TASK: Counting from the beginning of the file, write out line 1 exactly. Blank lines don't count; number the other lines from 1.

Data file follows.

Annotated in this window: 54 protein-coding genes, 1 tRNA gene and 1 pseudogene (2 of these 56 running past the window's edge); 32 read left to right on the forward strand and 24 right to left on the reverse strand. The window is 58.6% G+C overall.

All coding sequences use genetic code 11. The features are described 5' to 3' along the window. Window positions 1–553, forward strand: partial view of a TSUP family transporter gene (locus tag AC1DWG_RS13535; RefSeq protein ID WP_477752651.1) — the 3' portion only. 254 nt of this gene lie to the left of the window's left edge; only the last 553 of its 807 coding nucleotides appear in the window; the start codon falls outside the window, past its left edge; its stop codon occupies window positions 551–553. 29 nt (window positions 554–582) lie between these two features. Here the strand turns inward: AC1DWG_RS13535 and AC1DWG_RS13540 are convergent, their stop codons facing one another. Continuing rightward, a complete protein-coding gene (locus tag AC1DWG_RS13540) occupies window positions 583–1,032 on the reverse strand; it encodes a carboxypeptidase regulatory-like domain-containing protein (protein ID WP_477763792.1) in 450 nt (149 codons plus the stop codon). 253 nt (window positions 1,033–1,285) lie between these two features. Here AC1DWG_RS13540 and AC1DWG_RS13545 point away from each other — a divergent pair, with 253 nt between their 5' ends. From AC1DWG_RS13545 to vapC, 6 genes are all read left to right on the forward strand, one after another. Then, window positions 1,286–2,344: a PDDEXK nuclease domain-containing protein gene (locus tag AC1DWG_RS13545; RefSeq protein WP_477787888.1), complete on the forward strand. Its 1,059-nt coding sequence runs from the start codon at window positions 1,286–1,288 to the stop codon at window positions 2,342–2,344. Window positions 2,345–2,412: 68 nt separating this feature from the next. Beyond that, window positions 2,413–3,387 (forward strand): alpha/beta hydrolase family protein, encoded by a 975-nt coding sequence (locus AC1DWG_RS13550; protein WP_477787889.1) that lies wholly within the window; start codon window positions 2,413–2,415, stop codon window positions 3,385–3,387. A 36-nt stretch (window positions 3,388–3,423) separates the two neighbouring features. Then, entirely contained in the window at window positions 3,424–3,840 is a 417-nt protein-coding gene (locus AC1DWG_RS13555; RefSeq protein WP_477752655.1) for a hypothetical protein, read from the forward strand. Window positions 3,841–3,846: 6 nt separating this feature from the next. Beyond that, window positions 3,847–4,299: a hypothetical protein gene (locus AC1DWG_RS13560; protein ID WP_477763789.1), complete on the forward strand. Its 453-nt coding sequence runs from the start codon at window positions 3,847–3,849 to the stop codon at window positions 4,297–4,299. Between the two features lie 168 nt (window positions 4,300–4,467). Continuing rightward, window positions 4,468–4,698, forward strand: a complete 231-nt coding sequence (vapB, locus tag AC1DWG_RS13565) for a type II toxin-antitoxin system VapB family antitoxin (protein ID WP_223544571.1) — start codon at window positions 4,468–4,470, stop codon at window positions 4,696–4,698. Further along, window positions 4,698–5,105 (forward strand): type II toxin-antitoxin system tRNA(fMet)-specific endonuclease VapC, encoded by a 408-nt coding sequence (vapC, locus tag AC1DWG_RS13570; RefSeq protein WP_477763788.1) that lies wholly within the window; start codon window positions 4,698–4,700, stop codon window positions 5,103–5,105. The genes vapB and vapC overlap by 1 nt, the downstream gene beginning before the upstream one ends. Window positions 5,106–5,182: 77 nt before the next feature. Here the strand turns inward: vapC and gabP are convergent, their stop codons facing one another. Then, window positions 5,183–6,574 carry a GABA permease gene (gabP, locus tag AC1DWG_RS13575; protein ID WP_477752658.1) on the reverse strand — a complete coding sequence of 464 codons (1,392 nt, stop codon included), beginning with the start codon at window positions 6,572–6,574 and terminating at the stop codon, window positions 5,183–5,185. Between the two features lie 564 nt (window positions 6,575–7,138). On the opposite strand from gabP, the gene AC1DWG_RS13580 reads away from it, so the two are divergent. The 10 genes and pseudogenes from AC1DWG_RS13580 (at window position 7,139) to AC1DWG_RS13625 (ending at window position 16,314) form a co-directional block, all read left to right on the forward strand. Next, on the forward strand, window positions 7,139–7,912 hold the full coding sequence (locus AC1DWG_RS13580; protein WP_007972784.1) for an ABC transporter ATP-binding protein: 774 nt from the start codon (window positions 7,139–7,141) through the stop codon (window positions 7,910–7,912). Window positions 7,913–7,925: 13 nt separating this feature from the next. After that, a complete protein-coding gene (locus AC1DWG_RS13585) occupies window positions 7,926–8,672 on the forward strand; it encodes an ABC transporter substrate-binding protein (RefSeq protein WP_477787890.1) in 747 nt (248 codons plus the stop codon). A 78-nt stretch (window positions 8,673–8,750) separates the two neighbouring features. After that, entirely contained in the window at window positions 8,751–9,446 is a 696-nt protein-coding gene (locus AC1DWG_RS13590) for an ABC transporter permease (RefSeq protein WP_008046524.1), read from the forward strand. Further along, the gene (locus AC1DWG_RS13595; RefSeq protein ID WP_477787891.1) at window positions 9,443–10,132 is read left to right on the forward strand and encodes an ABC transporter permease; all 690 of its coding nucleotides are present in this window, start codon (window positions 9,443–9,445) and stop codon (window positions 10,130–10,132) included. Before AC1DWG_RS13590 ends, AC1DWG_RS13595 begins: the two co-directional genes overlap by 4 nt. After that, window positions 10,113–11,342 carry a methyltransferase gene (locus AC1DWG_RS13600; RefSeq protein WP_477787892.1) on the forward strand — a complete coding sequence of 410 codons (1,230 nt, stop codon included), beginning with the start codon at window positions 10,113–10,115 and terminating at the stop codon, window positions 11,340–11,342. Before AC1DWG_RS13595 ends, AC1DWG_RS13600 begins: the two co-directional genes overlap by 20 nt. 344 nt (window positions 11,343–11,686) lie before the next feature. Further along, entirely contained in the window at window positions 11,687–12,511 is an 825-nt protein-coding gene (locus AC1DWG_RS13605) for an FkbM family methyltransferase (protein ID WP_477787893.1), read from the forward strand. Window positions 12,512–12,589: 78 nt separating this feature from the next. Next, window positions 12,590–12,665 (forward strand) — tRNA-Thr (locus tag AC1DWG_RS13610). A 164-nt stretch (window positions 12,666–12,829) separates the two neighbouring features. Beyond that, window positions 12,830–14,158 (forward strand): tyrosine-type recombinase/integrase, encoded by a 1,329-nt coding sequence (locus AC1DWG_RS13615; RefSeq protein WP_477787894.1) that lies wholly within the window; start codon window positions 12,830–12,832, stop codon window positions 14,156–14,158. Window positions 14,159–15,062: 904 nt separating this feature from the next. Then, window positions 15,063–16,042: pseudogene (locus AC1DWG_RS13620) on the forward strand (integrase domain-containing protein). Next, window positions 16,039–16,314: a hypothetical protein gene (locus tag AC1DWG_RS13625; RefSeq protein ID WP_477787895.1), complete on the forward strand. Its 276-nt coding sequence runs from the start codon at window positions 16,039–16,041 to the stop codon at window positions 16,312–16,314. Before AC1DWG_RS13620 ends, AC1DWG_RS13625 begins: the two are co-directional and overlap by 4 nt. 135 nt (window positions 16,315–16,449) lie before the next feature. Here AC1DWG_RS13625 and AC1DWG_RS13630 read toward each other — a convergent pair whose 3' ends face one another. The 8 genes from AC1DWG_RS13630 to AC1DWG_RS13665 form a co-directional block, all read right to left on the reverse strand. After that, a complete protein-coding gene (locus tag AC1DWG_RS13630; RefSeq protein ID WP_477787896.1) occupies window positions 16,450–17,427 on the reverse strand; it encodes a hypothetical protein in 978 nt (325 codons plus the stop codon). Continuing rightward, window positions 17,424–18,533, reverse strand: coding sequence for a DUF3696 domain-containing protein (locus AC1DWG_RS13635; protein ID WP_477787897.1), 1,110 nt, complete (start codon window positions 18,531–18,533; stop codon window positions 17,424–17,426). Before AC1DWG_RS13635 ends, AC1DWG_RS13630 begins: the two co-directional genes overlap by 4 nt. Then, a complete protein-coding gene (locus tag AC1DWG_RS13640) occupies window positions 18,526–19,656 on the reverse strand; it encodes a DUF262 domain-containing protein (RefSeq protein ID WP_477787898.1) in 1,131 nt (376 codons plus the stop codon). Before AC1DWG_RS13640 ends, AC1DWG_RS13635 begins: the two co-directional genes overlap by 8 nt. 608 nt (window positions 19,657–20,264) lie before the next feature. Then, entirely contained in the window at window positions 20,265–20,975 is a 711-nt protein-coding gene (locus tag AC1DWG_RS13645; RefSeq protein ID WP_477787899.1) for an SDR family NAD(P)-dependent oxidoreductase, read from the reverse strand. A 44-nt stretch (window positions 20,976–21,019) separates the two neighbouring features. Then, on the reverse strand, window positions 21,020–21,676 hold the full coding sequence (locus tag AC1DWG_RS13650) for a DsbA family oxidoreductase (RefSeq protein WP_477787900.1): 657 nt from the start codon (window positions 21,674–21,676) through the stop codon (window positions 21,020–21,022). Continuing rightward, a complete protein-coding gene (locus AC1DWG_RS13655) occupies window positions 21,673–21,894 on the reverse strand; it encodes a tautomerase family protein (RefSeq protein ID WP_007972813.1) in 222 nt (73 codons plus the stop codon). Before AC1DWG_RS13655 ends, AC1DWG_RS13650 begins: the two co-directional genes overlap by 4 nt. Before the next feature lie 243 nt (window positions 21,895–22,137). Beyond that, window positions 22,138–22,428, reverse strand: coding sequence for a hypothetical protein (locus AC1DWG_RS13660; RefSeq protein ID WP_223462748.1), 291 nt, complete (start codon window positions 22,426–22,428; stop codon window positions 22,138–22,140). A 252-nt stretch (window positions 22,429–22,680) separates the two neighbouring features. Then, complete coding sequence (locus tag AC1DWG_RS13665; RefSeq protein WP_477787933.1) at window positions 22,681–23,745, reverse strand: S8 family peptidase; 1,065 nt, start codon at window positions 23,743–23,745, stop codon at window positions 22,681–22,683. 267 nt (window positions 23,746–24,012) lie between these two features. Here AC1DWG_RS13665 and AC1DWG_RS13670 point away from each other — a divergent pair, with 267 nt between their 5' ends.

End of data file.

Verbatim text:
Annotated in this window: 54 protein-coding genes, 1 tRNA gene and 1 pseudogene (2 of these 56 running past the window's edge); 32 read left to right on the forward strand and 24 right to left on the reverse strand. The window is 58.6% G+C overall.